Buying Personal Technology Cheaply

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There is good news and bad news when it comes to being able to afford the latest technology. The good news is that technology products continue to get cheaper. The bad news is that the U.S. recession is taking its toll, causing many consumers to forgo purchases or to only buy what are clear bargains.

With that in mind, here's my "Cheapskate's Guide to Personal Technology."

Let's start with PCs. You can easily spend $1,000 or more on a PC, but you can also get a fully equipped machine for under $400 (plus the cost of a monitor). I've been testing the $399 Gateway 300S Value and I'm impressed.

The machine comes with a 2 gigahertz Intel Celeron processor, a 40 gigabyte hard drive and 128 megabytes of memory. Instead of just a CD-ROM drive, it has a CD-RW, which allows you to write CDs to back up your files, copy your audio CDs or create your own music CDs. The only thing "extra" in the device I'm using is that I ordered it with 256 MB of memory that adds another $60 but noticeably improves performance if you're running more than one program at a time.

EMachines also sells cheap computers but the $399 eMachines T1742 comes with a standard CD-ROM instead of a CD-RW drive.

It's also possible to buy a PC for around $200, but most of these systems -- including ones sold at Walmart.com -- don't come with the Windows operating system. That's because PC manufacturers have to pay for the right to load Windows and -- when they're selling machines that cheap -- the Microsoft royalties mean the difference between a slight profit and a big loss. Some of the machines sold at Wal-Mart come with a version of the free Linux operating system while others come with no operating system at all. Linux has plenty of enthusiastic supporters, but it is not a mainstream consumer operating system. While it has its place, I don't recommend it for anyone who isn't well versed in technology.

As I said, these computers don't come with a monitor. If money weren't a big issue, I'd recommend spending about $300 for a flat-panel display but this column is about "cheap." For as little as $79 you can get a 15- or 17-inch standard (cathode ray tube) color monitor that will do the job just fine. TigerDirect.com -- which sells lots of inexpensive products -- has a $199 flat-panel monitor, but I haven't tried it out and don't know how good it is.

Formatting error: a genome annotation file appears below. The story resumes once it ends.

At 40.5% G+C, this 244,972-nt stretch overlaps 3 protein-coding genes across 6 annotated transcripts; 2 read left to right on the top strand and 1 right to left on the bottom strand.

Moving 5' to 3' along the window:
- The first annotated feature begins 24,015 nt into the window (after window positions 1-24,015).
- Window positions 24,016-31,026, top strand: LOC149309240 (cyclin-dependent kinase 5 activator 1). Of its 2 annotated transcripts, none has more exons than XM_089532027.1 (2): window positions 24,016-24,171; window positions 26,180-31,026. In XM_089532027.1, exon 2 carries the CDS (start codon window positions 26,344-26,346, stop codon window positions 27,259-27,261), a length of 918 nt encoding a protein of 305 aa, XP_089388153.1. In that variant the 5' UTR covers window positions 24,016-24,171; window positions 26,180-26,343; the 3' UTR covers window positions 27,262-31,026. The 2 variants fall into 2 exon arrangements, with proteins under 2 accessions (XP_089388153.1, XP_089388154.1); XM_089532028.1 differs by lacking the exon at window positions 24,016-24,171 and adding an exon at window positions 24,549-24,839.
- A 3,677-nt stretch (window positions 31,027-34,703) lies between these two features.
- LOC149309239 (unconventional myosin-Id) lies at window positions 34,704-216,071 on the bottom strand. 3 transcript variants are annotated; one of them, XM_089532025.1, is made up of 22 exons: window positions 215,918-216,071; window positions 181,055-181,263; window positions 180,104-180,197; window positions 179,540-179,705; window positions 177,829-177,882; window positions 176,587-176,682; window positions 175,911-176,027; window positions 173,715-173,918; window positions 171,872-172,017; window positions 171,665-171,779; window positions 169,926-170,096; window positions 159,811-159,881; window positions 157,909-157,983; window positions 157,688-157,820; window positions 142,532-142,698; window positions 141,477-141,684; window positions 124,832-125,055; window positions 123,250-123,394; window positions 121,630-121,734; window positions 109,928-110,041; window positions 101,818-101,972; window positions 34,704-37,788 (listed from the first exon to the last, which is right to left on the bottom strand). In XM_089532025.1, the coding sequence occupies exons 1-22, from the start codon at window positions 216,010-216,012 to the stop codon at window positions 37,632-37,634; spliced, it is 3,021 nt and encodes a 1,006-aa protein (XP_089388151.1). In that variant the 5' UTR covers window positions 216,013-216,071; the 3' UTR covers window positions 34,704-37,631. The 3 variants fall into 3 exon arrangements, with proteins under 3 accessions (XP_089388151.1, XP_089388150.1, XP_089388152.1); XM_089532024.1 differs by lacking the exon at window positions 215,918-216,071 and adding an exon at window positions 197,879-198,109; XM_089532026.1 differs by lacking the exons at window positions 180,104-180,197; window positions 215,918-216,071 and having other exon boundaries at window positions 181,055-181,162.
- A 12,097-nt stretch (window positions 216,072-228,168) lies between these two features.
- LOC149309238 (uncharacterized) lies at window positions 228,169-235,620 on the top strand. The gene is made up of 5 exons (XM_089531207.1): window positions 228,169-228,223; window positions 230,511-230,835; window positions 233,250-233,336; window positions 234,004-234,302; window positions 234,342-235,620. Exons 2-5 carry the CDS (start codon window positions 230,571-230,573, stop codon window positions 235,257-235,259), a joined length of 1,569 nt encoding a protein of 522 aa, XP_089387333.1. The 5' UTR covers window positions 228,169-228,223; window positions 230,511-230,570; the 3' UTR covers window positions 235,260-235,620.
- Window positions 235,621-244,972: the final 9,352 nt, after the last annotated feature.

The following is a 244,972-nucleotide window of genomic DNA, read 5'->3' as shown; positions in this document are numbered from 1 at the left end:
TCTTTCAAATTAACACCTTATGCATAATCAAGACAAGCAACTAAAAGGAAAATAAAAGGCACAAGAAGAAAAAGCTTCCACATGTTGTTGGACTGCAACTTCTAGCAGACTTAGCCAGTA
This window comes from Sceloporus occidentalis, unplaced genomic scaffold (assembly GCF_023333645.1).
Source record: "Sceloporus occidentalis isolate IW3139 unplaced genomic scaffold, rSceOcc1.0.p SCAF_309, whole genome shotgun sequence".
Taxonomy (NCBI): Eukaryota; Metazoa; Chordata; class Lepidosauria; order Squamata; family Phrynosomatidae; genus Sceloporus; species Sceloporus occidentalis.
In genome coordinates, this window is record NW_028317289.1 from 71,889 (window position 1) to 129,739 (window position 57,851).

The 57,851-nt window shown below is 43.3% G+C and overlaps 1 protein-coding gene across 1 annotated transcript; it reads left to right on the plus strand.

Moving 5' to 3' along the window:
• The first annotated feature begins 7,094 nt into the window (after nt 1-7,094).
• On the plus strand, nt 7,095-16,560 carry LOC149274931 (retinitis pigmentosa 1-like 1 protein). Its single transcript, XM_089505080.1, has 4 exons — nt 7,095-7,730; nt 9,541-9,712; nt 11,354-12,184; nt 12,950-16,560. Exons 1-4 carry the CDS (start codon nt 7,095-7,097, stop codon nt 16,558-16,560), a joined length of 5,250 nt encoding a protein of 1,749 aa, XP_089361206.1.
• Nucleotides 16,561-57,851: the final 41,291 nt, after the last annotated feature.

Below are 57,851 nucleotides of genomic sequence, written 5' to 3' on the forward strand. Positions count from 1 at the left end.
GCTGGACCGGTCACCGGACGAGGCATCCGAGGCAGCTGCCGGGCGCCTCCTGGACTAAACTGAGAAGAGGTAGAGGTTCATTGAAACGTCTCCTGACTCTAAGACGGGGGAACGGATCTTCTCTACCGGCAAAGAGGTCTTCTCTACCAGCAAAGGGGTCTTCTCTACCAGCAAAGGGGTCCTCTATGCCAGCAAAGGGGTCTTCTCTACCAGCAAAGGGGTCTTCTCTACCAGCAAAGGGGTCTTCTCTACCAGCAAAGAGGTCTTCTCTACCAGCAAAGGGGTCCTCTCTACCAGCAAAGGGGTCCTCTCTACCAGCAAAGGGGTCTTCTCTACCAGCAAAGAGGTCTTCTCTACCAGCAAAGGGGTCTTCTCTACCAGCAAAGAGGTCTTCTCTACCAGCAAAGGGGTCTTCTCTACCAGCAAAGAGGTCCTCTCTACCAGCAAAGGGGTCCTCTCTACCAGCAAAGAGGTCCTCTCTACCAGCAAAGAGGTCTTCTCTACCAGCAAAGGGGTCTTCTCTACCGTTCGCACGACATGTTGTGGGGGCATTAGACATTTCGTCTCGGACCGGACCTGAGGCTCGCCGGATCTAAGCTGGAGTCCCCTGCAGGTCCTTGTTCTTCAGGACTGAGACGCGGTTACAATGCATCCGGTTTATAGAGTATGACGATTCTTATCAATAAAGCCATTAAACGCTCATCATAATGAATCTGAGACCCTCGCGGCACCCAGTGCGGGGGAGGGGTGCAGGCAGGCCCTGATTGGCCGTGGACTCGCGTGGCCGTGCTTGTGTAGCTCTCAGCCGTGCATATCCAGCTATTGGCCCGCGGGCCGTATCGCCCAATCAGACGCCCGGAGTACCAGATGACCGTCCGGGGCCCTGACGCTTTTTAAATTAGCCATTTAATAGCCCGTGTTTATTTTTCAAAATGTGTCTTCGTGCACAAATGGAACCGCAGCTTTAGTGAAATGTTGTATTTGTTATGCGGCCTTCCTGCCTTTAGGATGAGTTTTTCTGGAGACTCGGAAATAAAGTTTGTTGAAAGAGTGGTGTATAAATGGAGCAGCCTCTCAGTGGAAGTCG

Of course you'll also need a printer and, since we're talking cheap, you're probably thinking that I'll recommend one of those inkjet printers that go for under $50. You can get a Hewlett-Packard color printer for $49, but there's a hitch. If you plan to use it a lot, you're going to be paying a lot of money for ink. The ink alone for black text typically costs between 5 cents and 6 cents a page. If you're just printing a few pages a month, then it doesn't matter, but if you plan to be a heavy user, you might be better off spending $200 to $250 for a personal laser printer, which typically costs about 3 cents a page plus the price of paper.

Speaking of ongoing costs, you can save a lot of money by shopping carefully for your Internet service provider. The big guys -- AOL, MSN and EarthLink -- have a lot going for them, but they all cost $20 or more a month. If you want to shop for bargains, visit www.thelist.com and enter your area code to find an ISP in your area. You'll find dial-up services for as little as $6.50 a month. Also check out www.cheapandfreeisp.com.

If money were no object, I'd recommend that everyone rush out and buy an Apple iPod -- an elegant little handheld device that stores and plays up to 4,000 MP3 files. But these little wonders start at $299 (for a 5 gigabyte model that stores 1,000 songs) and go up to $499 for the 20 GB model.

But money is an object so, if you're looking for portable music on the cheap, then spend between $50 and $129 for a portable CD player that can also play MP3 discs. It only costs about 30 cents to burn an MP3 CD that can store up to 10 hours of music. Also, some of the inexpensive home DVD players can also play back MP3 CDs, making it possible to create your own digital jukebox with a handful of MP3 CDs.

Whatever product you're looking for, be sure to check out prices for refurbished and "used" equipment. I put used in quotes, because some vendors -- particularly the ones that sell through Amazon.com -- will give you good deals on virtually new equipment such as customer-returned items. A good place to start is Froogle.com, a new shopping service from Google. Other places to look include Amazon, Ebay.com and Bizrate.com.

A syndicated technology columnist for nearly two decades, Larry Magid serves as on air Technology Analyst for CBS Radio News. His technology reports can be heard several times a week on the CBS Radio Network. Magid is the author of several books including "The Little PC Book."

Got a PC question? Visit www.PCAnswer.com.

  • Bootie Cosgrove-Mather

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